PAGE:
Research Article | Open Access
Bo Song, Dianliang Zhang, Shuchun Wang, Hongmei Zheng, Xinxiang Wang, "Association of Interleukin-8 with Cachexia from Patients with Low-Third Gastric Cancer", International Journal of Genomics, vol. 2009, Article ID 212345, 6 pages, 2009. https://doi.org/10.1155/2009/212345
Association of Interleukin-8 with Cachexia from Patients with Low-Third Gastric Cancer
Background. Interleukin (IL)-8 has been implicated in the development of cancer cachexia. The polymorphism of IL-8 gene, which may affect the production level of IL-8, may be associated with cancer cachexia. Methods. The serum IL-8 level in our study was examined by radioimmunoassay. We also analyzed single nucleotide polymorphisms (SNPs) −251 A/T and +781 C/T of IL-8 gene, using polymerase chain reaction-restriction fragment length polymorphism (PCR-RFLP). Results. The serum levels of IL-8 were significantly elevated in patients with low-third gastric cancer compared with controls, and were further up-regulated in patients with cachexia than those without (, ). A significantly increased frequency of +781 T allele was noted in patients with cachexia (, 95% CI: 1.351–3.737, ). The +781 TT genotype was observed to be associated with a significantly increased risk of cachexia (, 95% CI: 1.265–7.929, ), and with odds ratio of 3.033 (95% CI: 1.065–8.639, ) for cachexia after adjusting for potential confounding factors. Meanwhile, haplotype analysis indicated a borderline positive association between haplotype and cachexia as compared with the haplotype (, 95% CI: 1.00–24.28; ). Conclusions. IL-8 appears to be associated with cachexia from patients with low-third gastric cancer.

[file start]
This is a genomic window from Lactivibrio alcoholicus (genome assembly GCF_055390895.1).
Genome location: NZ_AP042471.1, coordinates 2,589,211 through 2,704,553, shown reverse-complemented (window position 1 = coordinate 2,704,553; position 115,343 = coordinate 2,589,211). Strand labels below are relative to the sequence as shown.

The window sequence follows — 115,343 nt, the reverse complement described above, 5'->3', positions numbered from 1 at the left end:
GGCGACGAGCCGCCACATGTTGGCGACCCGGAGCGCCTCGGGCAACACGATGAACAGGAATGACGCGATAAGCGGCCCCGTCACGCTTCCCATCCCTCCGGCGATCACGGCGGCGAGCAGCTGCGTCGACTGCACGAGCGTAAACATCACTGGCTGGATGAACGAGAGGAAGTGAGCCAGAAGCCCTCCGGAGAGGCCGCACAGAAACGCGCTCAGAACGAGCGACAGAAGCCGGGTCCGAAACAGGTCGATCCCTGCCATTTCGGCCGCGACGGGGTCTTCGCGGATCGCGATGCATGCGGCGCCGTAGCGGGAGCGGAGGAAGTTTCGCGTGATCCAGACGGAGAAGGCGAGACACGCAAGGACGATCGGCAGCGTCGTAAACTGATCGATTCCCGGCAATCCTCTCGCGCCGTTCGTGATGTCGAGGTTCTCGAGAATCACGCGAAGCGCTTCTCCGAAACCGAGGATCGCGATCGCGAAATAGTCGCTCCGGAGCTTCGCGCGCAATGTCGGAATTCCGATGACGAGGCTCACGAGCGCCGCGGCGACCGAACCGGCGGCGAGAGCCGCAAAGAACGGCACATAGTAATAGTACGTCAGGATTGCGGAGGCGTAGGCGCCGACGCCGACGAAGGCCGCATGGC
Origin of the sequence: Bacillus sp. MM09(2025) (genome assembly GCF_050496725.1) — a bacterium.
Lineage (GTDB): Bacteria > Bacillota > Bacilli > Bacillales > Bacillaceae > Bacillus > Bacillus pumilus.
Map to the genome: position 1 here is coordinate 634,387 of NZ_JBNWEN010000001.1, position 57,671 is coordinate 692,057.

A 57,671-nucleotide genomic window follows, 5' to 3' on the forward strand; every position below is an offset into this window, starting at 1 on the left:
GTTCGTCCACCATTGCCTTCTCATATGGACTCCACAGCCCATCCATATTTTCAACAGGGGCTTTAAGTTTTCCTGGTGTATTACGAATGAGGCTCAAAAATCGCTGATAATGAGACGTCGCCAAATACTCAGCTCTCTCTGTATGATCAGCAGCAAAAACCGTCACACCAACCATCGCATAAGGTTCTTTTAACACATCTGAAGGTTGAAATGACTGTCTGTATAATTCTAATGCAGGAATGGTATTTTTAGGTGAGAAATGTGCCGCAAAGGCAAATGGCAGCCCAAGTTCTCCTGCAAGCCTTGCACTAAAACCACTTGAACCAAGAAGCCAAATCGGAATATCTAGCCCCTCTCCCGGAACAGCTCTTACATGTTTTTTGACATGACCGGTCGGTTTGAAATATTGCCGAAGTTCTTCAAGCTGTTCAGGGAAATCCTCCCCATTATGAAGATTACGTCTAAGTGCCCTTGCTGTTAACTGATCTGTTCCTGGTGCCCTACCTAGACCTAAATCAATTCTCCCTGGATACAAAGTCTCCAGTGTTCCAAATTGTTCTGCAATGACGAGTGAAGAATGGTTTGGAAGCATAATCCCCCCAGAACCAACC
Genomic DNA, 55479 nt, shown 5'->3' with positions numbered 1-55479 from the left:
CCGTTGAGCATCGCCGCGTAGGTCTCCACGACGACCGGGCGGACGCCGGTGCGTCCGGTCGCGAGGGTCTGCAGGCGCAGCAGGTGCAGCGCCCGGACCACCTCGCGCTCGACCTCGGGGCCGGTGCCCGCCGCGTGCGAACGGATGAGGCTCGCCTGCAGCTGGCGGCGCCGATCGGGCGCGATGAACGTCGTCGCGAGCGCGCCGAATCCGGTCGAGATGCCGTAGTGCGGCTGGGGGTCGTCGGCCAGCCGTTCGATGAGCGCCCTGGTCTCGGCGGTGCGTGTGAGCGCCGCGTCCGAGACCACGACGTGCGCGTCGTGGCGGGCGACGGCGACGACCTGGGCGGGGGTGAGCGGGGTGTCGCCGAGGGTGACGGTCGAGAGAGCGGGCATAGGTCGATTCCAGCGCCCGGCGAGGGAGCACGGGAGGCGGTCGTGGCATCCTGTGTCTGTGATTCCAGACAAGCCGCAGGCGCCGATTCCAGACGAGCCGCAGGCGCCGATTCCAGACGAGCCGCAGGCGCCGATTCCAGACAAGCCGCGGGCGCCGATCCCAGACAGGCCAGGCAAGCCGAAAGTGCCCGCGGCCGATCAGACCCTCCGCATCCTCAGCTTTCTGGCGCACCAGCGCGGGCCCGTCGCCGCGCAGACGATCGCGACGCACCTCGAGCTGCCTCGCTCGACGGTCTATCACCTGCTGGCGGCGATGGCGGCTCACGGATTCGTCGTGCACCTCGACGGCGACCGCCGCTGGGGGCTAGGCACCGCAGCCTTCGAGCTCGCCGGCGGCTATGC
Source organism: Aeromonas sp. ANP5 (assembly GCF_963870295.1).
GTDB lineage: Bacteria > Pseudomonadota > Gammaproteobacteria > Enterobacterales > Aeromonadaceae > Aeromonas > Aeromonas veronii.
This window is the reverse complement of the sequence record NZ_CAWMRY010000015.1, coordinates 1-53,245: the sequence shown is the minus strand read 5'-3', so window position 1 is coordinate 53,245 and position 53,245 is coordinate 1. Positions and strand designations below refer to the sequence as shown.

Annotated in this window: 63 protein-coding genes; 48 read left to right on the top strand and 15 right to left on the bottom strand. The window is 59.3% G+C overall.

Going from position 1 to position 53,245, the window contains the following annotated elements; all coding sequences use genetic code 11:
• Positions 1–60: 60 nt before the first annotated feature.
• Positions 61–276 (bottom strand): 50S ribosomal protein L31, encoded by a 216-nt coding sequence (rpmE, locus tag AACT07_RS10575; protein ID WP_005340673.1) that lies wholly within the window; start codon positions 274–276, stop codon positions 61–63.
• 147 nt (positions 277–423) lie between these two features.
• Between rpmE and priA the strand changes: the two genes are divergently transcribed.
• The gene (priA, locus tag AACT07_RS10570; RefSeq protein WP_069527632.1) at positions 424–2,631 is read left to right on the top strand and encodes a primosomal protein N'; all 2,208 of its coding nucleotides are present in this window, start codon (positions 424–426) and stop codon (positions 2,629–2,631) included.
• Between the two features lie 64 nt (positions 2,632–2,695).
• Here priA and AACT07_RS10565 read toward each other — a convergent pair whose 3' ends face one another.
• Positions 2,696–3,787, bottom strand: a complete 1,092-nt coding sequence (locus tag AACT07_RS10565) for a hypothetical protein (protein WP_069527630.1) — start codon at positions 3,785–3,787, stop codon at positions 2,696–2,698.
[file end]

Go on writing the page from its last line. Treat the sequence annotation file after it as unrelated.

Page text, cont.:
Cachexia is a complex metabolic syndrome associated with many diseases such as cancer, acquired immunodeficiency syndrome (AIDS), parasitic diseases, autoimmune disorders, chronic heart failure, or sepsis [1, 2]. Patients with cachexia are characterized by anorexia, early satiety, severe weight loss, weakness, anemia, and edema [1, 3]. The most devastating effect of cachexia is a progressive loss of body weight, resulting in severe depletion of both adipose tissue and skeletal muscle . But unlike the situation in starvation, nutritional supplementation has little or no impact on cachexia . Cancer cachexia—which has a negative impact on patient's quality of life, therapy and survival—is the most common reason of cancer-related deaths. It is estimated that 20% of patients with malignant diseases die from the effects of cachexia rather than tumor burden [6, 7].
The mechanism of cancer cachexia remains not well know. In humans, there is an increasing evidence that cytokines, including tumor necrosis factor alpha (TNF-), interleukin (IL)-1, IL-6, IL-8 and interferon gamma (IFN-) may participate in the cause or the development of cancer cachexia [8–13].
IL-8, a member of the CXC chemokine family, was originally identified as a potent chemoattractant for neutrophils and lymphocytes [14, 15]. Subsequent studies confirmed that IL-8 could also induce angiogenesis, tumor growth, invasion, and potential metastasis in cancer . Recently, the associations between increased serum IL-8 level and cachexia have been demonstrated in several cancers [17, 18]. Some studies have reported that the two common polymorphisms of IL-8 gene, 251 A/T, and 781 C/T are associated with altered transcription levels of IL-8 [19–22], and the polymorphisms of IL-8 gene have been implicated in the susceptibility to a range of cancers [23–25].